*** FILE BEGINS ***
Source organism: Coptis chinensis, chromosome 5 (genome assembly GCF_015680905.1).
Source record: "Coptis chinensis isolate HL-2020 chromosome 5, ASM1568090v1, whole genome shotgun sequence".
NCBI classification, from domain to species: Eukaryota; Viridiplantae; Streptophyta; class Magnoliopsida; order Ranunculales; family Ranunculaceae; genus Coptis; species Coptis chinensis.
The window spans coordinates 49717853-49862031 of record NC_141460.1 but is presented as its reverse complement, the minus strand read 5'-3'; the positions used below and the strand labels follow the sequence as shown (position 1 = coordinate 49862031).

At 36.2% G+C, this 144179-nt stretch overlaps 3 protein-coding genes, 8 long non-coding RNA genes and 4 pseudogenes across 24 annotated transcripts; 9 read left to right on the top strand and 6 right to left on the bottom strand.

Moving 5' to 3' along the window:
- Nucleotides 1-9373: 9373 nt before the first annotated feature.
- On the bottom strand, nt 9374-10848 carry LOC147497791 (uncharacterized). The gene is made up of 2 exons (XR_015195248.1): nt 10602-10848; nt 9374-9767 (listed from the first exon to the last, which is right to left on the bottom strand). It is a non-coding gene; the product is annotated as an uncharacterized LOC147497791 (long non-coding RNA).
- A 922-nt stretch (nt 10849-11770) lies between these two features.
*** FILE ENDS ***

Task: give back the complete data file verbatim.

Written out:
Source organism: Coptis chinensis, chromosome 5 (genome assembly GCF_015680905.1).
Source record: "Coptis chinensis isolate HL-2020 chromosome 5, ASM1568090v1, whole genome shotgun sequence".
NCBI classification, from domain to species: Eukaryota; Viridiplantae; Streptophyta; class Magnoliopsida; order Ranunculales; family Ranunculaceae; genus Coptis; species Coptis chinensis.
The window spans coordinates 49717853-49862031 of record NC_141460.1 but is presented as its reverse complement, the minus strand read 5'-3'; the positions used below and the strand labels follow the sequence as shown (position 1 = coordinate 49862031).

At 36.2% G+C, this 144179-nt stretch overlaps 3 protein-coding genes, 8 long non-coding RNA genes and 4 pseudogenes across 24 annotated transcripts; 9 read left to right on the top strand and 6 right to left on the bottom strand.

Moving 5' to 3' along the window:
- Nucleotides 1-9373: 9373 nt before the first annotated feature.
- On the bottom strand, nt 9374-10848 carry LOC147497791 (uncharacterized). The gene is made up of 2 exons (XR_015195248.1): nt 10602-10848; nt 9374-9767 (listed from the first exon to the last, which is right to left on the bottom strand). It is a non-coding gene; the product is annotated as an uncharacterized LOC147497791 (long non-coding RNA).
- A 922-nt stretch (nt 10849-11770) lies between these two features.